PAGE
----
Source Pravda.Ru

Emirates-based airline orders 20 Russian-made Sukhoi jets in US$1 billion deal

International Lease Finance Corporation (ILFC), the world's largest commercial leasing company, announced Tuesday an order for 12 new Airbus A350 aircraft.

The deal, worth some US$2 billion (Ђ171 billion) was announced during the third day of the &to=http://english.pravda.ru/world/2001/11/02/19914.html' target=_blank>Dubai Airshow, the region's largest aircraft exhibition.

"The Airbus A350 is the natural choice for a global lessor like us," said ILFC chairman and chief executive officer Steven Udvar-Hazy.

ILFC is Airbus' largest single customer world-wide. It was a launch customer for several of Airbus' aircraft, including the double-decker A380, the world's largest passenger plane.

On Monday, ILFC announced a firm order for 20 Boeing 787 Dreamliners with four additional options, a deal worth about US$2.7 billion (Ђ2.3 billion).

Boeing touts the 787, which is scheduled to enter service in 2008, as up to 20 percent more fuel-efficient than any similar plane on the market today. Boeing's plane is competing with the &to=http://english.pravda.ru/economics/2000/12/21/1590.html' target=_blank>Airbus A350, which is due to enter into service with airlines in 2010.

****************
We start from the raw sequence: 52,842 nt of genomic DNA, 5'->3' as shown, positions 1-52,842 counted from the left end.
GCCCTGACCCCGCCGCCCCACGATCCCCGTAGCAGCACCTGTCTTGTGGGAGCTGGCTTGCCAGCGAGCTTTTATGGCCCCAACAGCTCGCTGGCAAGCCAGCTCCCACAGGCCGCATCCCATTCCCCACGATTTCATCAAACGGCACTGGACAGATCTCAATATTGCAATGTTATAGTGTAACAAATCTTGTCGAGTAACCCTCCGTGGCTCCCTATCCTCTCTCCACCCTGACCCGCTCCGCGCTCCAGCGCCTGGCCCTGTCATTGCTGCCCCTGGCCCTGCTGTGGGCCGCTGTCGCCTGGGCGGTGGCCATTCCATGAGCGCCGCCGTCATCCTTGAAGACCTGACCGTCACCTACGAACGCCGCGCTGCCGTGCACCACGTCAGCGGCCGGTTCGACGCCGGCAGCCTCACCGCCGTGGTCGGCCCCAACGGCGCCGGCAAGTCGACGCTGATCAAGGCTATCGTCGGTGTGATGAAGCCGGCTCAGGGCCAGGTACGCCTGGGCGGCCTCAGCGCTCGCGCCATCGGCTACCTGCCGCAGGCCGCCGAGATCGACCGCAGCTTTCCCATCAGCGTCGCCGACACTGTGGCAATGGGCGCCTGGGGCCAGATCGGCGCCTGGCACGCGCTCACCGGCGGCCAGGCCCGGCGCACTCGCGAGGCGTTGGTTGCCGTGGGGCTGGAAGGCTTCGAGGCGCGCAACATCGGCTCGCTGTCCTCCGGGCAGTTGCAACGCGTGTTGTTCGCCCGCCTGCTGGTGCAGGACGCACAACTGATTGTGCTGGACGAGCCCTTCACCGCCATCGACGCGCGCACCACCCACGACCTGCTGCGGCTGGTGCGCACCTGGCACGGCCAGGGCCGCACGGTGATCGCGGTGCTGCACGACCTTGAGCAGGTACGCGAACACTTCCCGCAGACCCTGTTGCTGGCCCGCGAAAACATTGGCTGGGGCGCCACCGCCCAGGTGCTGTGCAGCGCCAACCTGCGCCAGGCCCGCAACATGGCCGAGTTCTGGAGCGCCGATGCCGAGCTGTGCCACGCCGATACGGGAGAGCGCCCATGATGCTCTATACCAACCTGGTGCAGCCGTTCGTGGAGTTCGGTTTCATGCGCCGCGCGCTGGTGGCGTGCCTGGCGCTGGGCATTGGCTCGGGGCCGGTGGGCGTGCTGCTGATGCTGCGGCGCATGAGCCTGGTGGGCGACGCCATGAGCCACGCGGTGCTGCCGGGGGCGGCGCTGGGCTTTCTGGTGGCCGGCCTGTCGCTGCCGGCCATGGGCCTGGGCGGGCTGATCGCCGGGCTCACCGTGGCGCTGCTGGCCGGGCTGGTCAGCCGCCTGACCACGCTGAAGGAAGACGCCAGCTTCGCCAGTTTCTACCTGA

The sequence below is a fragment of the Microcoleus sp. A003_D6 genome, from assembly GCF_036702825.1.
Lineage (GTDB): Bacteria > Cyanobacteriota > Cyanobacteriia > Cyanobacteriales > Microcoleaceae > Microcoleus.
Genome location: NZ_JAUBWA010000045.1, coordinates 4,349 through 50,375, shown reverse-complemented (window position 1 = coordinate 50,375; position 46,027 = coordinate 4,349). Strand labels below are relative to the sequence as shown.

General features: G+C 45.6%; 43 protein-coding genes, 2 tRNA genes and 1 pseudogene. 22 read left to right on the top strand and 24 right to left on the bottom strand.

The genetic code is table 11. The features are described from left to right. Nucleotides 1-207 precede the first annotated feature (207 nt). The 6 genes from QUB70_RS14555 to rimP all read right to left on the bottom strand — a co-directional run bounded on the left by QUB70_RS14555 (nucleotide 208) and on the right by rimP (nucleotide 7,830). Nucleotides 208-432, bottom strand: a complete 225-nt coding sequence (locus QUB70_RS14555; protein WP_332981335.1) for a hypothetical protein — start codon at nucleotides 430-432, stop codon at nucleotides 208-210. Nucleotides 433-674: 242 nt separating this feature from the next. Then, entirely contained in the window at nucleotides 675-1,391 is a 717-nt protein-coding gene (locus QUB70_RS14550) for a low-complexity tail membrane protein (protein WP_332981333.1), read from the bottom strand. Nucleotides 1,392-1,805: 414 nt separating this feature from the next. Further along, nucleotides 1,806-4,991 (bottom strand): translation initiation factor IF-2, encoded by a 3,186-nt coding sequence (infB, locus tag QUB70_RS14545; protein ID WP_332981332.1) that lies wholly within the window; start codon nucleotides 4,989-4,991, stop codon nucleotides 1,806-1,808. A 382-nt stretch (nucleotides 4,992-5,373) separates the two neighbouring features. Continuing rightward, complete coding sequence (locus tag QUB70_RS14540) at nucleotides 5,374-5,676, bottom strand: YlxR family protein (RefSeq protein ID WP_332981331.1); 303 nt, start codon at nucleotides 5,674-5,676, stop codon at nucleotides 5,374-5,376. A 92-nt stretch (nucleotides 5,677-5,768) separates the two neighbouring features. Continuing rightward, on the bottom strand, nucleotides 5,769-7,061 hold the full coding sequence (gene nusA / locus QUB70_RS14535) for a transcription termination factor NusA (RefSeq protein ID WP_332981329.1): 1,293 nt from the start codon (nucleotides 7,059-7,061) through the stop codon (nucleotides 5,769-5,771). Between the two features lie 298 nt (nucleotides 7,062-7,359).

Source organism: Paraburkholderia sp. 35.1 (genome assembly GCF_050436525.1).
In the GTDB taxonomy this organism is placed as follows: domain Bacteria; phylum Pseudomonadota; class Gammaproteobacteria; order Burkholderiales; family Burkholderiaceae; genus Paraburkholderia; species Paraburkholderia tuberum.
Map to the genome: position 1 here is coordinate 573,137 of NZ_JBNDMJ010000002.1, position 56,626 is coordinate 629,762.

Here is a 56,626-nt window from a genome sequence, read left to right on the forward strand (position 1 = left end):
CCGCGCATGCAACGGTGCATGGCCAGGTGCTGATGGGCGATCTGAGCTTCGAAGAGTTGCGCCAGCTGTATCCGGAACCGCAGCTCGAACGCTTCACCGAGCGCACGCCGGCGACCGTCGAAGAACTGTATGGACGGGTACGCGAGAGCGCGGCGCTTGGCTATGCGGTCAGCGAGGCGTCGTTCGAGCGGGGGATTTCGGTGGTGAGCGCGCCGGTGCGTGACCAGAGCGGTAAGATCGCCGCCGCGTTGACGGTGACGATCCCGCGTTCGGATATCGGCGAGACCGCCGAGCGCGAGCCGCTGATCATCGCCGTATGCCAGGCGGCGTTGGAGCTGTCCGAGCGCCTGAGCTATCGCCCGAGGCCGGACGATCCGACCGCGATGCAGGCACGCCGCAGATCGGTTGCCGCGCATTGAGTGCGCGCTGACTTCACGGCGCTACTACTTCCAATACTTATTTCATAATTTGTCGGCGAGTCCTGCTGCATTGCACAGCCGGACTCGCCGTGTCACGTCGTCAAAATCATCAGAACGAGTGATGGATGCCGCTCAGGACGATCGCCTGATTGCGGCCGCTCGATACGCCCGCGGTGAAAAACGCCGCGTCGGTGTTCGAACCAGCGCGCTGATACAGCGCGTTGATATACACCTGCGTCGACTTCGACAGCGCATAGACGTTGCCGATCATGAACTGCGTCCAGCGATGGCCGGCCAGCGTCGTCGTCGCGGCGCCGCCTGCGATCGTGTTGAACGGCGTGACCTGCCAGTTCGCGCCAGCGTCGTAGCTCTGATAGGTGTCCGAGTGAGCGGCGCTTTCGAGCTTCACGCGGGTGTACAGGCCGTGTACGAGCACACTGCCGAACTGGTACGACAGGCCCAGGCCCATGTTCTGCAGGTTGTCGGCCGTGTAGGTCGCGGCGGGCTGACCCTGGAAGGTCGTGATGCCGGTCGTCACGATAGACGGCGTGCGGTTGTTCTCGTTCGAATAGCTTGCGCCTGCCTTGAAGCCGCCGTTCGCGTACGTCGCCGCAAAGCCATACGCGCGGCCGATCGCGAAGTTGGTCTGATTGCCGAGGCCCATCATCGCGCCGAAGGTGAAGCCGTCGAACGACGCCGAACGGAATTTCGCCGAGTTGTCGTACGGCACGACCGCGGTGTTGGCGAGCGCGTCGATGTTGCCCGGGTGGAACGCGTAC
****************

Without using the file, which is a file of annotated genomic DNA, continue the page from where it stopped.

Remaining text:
Also at the Air Show Tuesday, an Emirates-based aircraft leasing company announced an order for 20 Sukhoi Regional Jets from Russia in a deal worth US$1 billion (Ђ85 million).

Concord Aviation will receive the planes over five years, beginning in 2009, according to a Sukhoi statement.

The Regional Jet, which flies short and medium-length routes, is a new plane that is due to make its maiden flight in 2007.

Concord, a start-up leasing company, is the first Sukhoi customer outside Russia, "a real breakthrough which enables the Regional Jet program to open up new markets," said Sukhoi director-general Victor Subbotin.

Several years ago, a prominent Indonesian businessman who now resides in Canada, insisted on meeting me in a back room of one of Jakarta's posh restaurants. An avid reader of mine, he 'had something urgent to tell me', after finding out that our paths were going to be crossing in this destroyed and hopelessly polluted Indonesian capital.

Capitalism reduced Indonesian cities to infested carcases

Several years ago, a prominent Indonesian businessman who now resides in Canada, insisted on meeting me in a back room of one of Jakarta's posh restaurants. An avid reader of mine, he 'had something urgent to tell me', after finding out that our paths were going to be crossing in this destroyed and hopelessly polluted Indonesian capital.

Capitalism reduced Indonesian cities to infested carcases